After sunset, the Mbila District in KwaZulu-Natal is plunged into darkness, and without any lighting, their workday ends. Candlelight is their only option. But a number of families cannot afford the R40 it costs each month to light a single room. And if they do turn to candles, they always run the risk of their homes catching alight. Khanya Njalo, an aid initiative created in 2014, aims to bring light to the rural community.
The project was started by Tyrone Bull, who worked in the area for a year until realising he could make a difference. Khanya Njalo, which means, "to shine forever", hoped to provide these communities with a sustainable source of light. The answer to this problem was found in solar powered lighting.
Using local services to manufacture the solar units at a cost-effective price, the project aimed to make them affordable and simultaneously dismiss the opinion that alternative energy sources are primarily for the wealthy.
According to the initiative, “As part of community development access to basic amenities like electricity should be a right, but there are forgotten areas who continue to live in darkness. Through an act of active citizenry, coupled with innovation, the first step to lights in this community is a revolutionary one.”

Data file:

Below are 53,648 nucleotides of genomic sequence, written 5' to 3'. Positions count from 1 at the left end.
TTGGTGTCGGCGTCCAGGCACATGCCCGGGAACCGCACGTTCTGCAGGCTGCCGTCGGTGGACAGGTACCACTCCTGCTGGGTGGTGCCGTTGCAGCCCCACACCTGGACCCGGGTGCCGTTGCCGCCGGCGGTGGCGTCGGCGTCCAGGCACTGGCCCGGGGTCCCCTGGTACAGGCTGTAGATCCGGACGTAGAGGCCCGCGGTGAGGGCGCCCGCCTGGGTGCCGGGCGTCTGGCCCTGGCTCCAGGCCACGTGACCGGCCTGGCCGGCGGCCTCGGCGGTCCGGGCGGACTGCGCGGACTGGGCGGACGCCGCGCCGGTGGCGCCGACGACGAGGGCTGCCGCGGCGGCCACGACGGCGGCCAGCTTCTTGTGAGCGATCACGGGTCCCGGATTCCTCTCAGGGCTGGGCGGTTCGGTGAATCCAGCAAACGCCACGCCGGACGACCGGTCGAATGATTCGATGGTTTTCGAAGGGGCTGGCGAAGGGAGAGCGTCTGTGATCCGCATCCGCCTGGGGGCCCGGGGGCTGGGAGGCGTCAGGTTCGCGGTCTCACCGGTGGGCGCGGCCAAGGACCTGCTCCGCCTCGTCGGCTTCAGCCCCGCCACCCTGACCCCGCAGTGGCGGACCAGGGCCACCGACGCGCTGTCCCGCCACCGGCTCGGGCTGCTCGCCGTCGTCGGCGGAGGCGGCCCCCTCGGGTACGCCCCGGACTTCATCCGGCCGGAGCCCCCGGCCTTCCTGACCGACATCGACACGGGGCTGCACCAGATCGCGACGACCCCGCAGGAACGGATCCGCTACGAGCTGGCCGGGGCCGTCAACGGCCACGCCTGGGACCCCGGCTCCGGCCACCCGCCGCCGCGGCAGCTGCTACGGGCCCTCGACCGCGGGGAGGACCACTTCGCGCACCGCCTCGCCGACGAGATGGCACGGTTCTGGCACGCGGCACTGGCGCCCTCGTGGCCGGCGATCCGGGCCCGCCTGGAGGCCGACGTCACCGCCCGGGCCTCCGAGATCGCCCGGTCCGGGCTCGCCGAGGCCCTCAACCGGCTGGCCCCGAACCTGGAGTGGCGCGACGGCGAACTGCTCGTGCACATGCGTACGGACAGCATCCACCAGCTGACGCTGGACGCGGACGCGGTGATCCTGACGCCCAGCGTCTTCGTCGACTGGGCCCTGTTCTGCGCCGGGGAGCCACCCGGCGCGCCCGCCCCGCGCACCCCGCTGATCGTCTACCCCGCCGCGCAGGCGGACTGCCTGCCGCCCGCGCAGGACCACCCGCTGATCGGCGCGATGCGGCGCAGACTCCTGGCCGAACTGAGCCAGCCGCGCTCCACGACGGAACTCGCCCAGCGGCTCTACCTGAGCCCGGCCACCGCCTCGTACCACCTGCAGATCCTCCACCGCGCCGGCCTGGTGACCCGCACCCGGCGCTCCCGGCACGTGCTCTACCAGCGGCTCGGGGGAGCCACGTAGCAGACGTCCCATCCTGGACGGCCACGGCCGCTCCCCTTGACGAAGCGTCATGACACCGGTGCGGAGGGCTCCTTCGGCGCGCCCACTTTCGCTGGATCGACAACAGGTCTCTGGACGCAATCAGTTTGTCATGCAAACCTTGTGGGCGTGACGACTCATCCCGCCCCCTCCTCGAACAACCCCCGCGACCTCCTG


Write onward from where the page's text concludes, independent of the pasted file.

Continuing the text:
The addition of light after dark has kept more of the community's children in school. Before the initiative's efforts were realised, a large number of kids in the area would drop out or fail because they could not study in the evenings. According to Tyrone Bull, “The failure rate in some Zululand schools is 87% because the children have no access to light to study by.”
The project hopes to positively affect these children by fuelling their studies and promoting education.
Bull adds, "By donating to this project you will be directly responsible for lighting a home and, as a by-product, support the education of the Mbila District children."
The project has been fruitful. To date, they have successfully installed 50 solar powered lights. However, Bull’s personal finances are exhausted and so he has turned to crowdfunding to raise money for the project and to get locals actively involved in the initiative. The campaign has recently been launched on Indiegogo's crowdfunding platform Generosity, with an aim to install 2000 more solar power lights in the area.